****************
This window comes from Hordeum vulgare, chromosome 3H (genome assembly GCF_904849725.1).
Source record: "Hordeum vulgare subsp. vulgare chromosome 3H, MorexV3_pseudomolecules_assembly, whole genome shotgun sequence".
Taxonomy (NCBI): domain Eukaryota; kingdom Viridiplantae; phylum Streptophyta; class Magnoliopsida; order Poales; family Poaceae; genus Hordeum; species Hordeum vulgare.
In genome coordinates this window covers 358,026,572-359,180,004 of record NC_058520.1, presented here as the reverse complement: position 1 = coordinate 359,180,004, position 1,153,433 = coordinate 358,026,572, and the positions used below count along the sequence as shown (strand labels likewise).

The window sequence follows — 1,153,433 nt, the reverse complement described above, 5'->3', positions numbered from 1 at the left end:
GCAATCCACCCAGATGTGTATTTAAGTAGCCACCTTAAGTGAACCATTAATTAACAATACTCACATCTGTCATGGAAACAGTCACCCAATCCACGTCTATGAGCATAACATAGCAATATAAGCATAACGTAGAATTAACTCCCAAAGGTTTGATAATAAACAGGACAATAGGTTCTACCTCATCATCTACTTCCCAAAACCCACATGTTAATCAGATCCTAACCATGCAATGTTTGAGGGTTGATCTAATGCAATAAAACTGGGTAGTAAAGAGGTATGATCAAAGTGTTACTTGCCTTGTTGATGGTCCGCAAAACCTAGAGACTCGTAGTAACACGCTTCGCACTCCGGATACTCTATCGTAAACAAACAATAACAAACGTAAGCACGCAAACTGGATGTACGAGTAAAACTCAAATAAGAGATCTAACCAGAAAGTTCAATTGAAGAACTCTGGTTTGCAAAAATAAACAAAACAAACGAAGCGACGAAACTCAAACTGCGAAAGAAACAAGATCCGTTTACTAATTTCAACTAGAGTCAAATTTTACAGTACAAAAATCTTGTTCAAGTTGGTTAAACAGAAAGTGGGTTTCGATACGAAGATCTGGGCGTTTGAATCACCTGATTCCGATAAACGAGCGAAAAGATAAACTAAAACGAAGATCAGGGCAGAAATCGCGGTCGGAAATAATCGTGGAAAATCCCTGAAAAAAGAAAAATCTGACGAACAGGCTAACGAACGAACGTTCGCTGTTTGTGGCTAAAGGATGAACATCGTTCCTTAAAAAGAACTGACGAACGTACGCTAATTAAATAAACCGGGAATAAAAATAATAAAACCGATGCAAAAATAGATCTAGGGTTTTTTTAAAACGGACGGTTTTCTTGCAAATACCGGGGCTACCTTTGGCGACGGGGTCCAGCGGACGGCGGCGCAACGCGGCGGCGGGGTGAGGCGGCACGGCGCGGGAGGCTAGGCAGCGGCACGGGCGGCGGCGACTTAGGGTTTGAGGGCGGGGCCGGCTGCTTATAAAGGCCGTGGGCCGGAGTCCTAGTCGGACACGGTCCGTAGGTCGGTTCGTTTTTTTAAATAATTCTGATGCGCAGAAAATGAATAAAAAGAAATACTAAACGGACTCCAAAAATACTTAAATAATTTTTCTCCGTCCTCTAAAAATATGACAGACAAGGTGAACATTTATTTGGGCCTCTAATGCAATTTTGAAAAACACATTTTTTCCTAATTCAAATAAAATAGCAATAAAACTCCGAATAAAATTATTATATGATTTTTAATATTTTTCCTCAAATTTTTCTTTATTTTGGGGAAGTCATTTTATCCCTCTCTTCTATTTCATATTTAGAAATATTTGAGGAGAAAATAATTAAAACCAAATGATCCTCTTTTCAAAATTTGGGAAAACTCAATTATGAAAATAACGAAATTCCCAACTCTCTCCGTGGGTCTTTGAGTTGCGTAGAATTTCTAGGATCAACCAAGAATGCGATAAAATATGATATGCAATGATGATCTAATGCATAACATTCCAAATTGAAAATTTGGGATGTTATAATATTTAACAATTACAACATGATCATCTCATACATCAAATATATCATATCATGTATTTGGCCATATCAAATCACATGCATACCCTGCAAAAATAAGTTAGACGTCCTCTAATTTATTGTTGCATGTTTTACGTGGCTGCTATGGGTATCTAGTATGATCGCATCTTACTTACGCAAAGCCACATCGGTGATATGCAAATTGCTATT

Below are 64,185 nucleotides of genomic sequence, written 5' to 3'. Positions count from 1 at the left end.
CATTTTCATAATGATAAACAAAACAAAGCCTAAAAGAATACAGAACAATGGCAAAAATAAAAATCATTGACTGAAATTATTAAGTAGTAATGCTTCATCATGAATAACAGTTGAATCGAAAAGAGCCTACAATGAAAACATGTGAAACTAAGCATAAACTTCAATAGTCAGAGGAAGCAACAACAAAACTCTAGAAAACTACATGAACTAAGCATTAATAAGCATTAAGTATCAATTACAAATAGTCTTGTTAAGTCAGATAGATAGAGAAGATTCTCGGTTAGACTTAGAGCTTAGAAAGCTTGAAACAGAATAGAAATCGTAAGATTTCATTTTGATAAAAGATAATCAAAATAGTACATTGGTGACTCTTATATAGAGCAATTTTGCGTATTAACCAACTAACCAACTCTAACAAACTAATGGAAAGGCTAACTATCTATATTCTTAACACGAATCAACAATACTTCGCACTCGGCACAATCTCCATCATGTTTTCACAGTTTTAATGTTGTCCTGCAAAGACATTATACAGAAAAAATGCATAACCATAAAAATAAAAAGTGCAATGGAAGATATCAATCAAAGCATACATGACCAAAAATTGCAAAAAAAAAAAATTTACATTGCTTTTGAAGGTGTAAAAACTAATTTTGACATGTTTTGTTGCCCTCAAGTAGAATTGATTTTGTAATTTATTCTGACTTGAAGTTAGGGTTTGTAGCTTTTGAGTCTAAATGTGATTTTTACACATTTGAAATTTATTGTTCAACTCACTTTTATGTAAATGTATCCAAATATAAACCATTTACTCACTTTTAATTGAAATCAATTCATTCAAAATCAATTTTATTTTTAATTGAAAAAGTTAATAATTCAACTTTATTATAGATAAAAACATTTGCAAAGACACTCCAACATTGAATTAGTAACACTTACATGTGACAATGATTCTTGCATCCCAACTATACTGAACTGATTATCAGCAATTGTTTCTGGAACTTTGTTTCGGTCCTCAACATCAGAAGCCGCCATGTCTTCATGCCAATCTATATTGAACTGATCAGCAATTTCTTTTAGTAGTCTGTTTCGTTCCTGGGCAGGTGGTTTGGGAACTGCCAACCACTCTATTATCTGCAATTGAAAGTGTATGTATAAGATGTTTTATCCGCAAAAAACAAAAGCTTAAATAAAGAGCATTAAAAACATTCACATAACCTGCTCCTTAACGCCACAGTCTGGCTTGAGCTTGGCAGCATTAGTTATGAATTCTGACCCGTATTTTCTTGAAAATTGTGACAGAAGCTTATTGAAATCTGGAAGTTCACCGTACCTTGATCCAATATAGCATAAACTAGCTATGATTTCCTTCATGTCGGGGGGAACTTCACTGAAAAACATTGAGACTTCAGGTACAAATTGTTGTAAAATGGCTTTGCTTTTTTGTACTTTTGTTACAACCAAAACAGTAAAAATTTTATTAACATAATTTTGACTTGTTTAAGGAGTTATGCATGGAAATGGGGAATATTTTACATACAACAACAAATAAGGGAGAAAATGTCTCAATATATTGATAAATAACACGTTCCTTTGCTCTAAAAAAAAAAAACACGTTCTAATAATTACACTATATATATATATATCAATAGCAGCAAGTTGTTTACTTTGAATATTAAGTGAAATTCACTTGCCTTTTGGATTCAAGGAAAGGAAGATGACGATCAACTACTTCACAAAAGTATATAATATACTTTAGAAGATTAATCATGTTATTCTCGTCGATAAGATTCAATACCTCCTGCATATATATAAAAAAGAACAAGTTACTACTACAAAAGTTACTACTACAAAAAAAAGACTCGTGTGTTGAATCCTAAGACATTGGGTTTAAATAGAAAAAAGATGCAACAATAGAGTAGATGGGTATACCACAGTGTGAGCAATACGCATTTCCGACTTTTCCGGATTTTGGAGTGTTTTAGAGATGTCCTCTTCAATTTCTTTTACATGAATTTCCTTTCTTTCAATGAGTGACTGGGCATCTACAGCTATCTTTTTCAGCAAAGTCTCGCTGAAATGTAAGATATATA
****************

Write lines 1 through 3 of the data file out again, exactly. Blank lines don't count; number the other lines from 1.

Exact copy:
This window comes from Hordeum vulgare, chromosome 3H (genome assembly GCF_904849725.1).
Source record: "Hordeum vulgare subsp. vulgare chromosome 3H, MorexV3_pseudomolecules_assembly, whole genome shotgun sequence".
Taxonomy (NCBI): domain Eukaryota; kingdom Viridiplantae; phylum Streptophyta; class Magnoliopsida; order Poales; family Poaceae; genus Hordeum; species Hordeum vulgare.